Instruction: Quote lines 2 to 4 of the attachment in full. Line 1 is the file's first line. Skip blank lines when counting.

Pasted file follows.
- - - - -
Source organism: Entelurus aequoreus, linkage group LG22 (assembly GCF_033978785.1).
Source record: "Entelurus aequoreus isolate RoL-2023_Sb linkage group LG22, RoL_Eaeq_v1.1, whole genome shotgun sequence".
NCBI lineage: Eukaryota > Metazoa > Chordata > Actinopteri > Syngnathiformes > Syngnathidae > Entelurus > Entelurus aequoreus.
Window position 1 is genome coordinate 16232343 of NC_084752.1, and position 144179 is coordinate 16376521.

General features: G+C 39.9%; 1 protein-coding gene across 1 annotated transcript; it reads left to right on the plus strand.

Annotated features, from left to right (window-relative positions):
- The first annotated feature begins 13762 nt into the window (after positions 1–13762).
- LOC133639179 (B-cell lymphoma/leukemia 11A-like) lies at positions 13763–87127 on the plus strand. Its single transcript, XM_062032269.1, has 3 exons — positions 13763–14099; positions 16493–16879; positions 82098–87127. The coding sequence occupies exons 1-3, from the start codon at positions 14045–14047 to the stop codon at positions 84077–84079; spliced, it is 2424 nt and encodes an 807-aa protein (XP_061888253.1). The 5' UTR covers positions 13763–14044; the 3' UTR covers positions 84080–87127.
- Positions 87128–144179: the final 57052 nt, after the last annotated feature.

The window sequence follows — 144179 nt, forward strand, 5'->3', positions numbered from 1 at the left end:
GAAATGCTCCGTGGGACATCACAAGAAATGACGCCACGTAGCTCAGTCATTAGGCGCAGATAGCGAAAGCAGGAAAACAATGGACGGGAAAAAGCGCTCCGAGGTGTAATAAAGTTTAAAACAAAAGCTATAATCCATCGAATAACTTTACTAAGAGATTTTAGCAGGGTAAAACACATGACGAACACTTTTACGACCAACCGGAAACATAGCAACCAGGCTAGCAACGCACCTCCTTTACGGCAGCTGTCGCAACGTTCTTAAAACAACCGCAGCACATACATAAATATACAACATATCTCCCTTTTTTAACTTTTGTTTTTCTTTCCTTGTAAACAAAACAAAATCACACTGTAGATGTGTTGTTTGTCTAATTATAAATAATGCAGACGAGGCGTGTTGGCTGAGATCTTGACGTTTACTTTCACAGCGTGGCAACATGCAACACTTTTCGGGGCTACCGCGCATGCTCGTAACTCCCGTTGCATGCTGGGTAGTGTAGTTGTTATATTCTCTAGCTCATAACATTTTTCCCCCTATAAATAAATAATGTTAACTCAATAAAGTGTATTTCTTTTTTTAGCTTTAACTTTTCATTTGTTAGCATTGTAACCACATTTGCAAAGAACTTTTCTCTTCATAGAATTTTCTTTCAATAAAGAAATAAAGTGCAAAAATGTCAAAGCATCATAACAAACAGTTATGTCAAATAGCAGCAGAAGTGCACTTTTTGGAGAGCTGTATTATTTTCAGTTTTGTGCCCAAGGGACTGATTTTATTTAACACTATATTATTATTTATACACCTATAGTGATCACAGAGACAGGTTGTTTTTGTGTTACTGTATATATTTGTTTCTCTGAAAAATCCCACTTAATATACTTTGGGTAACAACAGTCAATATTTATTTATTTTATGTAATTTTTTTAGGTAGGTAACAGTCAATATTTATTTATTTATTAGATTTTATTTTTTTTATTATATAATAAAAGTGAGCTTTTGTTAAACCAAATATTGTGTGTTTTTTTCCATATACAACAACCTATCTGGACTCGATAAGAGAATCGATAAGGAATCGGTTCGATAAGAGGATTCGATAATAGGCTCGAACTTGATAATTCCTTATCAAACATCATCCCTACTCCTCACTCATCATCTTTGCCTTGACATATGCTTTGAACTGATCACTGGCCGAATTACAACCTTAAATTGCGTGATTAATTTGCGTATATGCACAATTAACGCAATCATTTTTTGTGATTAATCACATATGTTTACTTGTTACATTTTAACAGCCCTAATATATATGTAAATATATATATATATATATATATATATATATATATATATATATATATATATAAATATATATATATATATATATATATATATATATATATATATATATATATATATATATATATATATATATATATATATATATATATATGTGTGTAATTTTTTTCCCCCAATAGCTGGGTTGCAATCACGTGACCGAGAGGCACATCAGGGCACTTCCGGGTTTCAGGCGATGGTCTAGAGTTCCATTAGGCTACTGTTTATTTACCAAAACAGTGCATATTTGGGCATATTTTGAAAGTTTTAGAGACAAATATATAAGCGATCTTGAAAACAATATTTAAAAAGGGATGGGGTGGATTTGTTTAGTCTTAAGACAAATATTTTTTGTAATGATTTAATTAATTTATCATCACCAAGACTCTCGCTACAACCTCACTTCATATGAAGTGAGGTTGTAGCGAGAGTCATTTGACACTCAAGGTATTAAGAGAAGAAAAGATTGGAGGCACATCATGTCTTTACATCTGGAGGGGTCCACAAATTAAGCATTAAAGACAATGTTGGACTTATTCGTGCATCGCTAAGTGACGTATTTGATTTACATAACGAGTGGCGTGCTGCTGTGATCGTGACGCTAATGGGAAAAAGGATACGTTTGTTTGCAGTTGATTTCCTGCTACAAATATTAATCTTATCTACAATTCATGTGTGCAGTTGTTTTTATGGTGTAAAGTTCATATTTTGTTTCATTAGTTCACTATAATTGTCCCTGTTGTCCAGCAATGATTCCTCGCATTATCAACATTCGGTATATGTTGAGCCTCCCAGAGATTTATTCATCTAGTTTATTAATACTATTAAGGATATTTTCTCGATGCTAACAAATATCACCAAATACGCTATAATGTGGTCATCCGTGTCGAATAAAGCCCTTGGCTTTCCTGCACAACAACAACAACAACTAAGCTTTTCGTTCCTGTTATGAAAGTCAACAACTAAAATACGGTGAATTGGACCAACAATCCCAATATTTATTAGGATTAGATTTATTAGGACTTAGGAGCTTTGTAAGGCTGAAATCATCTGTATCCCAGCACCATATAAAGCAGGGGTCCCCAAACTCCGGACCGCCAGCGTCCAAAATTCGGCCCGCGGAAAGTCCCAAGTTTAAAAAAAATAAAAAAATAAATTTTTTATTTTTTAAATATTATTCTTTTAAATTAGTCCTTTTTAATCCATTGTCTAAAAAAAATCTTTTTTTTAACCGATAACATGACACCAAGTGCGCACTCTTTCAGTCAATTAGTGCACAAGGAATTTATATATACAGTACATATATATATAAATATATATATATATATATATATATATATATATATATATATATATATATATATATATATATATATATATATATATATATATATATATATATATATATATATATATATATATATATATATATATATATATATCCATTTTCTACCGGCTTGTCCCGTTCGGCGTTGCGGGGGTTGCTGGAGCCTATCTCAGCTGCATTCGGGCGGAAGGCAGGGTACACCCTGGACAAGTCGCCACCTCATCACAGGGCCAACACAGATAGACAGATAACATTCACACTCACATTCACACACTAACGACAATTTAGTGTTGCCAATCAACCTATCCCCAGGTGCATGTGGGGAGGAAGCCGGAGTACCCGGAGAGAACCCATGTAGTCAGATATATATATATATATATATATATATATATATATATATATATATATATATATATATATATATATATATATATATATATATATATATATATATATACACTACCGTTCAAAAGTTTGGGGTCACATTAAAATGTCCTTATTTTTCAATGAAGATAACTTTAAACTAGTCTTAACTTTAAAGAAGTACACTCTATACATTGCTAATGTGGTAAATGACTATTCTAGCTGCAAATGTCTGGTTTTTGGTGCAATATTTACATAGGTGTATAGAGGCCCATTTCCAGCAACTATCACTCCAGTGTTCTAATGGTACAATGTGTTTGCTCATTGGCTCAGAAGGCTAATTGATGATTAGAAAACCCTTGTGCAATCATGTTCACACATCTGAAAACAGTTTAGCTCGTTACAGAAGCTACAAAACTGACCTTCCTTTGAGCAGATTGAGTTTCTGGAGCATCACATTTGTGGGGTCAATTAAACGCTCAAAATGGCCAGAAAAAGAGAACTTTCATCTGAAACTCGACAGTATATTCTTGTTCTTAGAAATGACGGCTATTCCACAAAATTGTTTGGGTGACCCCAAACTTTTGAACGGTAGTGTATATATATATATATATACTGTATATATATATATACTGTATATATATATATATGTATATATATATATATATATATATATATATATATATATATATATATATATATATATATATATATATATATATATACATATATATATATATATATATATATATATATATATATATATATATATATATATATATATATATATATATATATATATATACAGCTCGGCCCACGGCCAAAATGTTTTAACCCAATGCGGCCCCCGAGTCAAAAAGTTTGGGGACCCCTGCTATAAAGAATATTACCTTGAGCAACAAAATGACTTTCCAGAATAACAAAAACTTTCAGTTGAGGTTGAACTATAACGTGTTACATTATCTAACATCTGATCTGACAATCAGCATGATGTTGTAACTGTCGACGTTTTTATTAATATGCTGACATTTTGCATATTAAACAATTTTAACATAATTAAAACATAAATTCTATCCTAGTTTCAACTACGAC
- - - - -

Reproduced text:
Source record: "Entelurus aequoreus isolate RoL-2023_Sb linkage group LG22, RoL_Eaeq_v1.1, whole genome shotgun sequence".
NCBI lineage: Eukaryota > Metazoa > Chordata > Actinopteri > Syngnathiformes > Syngnathidae > Entelurus > Entelurus aequoreus.
Window position 1 is genome coordinate 16232343 of NC_084752.1, and position 144179 is coordinate 16376521.